Published: July 2022
The book looks at London's maritime history from the establishment of Roman Londinium to the present day. It discusses many different aspects of life on the Thames and its connecting waterways and canals. There was a time when the River Thames was the main highway for the city, when watermen plied their trade carrying passengers and goods in a wide variety of craft, ranging from rowing boats to sailing barges.
The Thames was also, for many centuries, a major ship building centre, and the story includes the construction of some iconic vessels from Henry VIII's flagship Henri Grace a Dieu to Isambard Brunel's great steamship the SS Great Eastern. London was also until recently the country's most important port. In the days of sail, the Port of London was crowded with vessels and it was not until the nineteenth century that major enclosed docks were built, a process that continued into the early years of the twentieth century.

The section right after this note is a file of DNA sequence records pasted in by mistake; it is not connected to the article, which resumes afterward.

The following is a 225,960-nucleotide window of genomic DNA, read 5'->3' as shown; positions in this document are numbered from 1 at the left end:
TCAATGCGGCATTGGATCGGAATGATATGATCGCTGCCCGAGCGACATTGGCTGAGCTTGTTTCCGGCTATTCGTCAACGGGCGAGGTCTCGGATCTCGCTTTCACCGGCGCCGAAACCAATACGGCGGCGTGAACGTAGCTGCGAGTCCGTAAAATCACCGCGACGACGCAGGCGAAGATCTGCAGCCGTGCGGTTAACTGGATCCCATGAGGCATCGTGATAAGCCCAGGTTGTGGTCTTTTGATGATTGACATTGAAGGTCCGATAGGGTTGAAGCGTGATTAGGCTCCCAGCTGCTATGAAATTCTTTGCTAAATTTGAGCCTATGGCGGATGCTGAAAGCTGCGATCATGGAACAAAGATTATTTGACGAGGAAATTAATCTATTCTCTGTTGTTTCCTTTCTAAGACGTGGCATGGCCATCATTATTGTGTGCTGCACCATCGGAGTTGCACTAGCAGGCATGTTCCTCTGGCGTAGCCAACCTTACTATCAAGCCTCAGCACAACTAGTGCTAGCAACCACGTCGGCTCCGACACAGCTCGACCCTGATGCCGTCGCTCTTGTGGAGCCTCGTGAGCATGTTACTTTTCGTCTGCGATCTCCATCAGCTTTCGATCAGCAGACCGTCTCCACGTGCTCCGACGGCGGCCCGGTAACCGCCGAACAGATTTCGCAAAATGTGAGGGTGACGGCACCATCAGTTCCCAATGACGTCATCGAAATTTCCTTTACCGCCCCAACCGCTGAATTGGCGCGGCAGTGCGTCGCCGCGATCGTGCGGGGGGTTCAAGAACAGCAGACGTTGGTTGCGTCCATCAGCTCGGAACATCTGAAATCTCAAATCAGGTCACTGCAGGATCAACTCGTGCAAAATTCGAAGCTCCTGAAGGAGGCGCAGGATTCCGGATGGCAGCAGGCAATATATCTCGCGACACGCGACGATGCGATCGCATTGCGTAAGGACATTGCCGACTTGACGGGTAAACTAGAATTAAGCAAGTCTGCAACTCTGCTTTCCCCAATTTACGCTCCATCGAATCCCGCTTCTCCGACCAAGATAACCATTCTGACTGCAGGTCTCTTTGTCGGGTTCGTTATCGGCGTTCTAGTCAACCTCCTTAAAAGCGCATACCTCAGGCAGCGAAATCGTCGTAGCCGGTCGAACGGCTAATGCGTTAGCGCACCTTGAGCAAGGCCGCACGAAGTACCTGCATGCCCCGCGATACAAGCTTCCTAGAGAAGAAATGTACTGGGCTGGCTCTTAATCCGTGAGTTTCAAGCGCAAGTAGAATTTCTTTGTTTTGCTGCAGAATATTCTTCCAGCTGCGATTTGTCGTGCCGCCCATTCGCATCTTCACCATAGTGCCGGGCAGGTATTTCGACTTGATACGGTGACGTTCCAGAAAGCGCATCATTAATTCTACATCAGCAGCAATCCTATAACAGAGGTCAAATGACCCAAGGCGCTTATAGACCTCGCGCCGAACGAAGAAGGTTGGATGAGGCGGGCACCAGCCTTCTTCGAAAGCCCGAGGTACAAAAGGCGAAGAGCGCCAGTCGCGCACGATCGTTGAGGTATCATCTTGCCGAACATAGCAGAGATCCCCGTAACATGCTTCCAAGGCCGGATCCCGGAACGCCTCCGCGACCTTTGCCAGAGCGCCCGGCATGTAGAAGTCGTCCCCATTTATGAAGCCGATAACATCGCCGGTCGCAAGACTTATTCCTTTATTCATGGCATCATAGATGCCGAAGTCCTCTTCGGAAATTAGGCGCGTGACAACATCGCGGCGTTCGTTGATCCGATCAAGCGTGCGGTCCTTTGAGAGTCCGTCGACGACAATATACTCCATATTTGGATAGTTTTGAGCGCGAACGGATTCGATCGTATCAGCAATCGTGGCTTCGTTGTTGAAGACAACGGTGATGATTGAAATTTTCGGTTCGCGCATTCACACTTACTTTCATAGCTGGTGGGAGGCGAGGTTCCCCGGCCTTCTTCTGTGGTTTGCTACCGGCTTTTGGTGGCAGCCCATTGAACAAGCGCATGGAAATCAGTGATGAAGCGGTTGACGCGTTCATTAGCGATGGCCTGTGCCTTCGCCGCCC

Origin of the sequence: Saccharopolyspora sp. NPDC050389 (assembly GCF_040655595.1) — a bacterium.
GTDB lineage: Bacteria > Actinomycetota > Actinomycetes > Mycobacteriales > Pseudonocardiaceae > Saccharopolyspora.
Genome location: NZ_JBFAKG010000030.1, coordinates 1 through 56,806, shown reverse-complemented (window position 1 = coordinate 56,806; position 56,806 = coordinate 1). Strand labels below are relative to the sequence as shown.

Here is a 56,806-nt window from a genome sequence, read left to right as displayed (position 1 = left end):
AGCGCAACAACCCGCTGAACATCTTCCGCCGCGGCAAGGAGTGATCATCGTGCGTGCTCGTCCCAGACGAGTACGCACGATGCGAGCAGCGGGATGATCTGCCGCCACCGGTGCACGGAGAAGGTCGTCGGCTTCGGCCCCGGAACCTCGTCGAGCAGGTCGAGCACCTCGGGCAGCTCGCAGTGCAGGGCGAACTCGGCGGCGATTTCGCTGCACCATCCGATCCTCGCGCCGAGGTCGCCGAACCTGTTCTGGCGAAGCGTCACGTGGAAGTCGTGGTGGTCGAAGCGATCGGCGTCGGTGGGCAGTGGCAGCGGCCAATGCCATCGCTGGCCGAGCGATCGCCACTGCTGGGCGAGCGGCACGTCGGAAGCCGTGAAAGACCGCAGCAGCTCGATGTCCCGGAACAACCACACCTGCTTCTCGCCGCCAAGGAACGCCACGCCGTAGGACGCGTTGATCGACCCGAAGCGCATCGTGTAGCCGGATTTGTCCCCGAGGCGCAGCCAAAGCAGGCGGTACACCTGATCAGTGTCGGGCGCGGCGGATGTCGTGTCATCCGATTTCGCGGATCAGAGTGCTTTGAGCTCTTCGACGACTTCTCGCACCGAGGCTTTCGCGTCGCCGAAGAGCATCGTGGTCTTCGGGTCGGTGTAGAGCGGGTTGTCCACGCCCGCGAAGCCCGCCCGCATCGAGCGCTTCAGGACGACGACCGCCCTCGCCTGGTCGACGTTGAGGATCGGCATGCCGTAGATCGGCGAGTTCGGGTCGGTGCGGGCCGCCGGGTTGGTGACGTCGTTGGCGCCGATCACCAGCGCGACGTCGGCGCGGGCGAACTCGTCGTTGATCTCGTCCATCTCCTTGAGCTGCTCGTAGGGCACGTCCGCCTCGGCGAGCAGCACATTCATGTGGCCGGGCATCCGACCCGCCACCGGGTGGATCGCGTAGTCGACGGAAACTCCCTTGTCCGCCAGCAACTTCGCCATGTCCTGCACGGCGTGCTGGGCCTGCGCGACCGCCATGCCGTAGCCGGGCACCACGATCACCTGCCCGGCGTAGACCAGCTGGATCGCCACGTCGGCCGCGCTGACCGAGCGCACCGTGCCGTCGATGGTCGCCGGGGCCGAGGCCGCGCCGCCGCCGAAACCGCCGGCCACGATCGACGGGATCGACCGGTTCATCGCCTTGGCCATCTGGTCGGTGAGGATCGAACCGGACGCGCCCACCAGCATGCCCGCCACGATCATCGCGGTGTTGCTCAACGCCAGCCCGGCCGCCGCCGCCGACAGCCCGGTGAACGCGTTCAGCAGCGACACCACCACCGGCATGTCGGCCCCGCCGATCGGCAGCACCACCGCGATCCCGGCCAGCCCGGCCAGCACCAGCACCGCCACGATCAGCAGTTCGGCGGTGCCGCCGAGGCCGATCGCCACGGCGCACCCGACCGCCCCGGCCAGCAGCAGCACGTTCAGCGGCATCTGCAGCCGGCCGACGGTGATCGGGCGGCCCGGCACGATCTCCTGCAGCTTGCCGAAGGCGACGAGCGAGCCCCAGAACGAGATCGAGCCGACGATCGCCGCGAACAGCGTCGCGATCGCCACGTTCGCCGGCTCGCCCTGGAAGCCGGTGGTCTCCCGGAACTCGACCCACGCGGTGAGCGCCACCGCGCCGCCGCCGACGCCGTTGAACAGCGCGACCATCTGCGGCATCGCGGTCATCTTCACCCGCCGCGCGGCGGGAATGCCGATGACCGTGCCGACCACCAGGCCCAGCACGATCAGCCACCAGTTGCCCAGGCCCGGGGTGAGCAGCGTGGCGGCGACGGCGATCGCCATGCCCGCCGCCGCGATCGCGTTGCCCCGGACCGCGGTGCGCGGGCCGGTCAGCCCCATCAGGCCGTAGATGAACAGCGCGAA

The early nineteenth century also saw London connected to the rest of England through a network of canals. Other topics covered include the lifeboat service, river fire fighting forces and the river police. The result is a colourful pageant that highlights the vital role that London's waterways played in the life of the capital.
Read the Nautilus Telegraph's review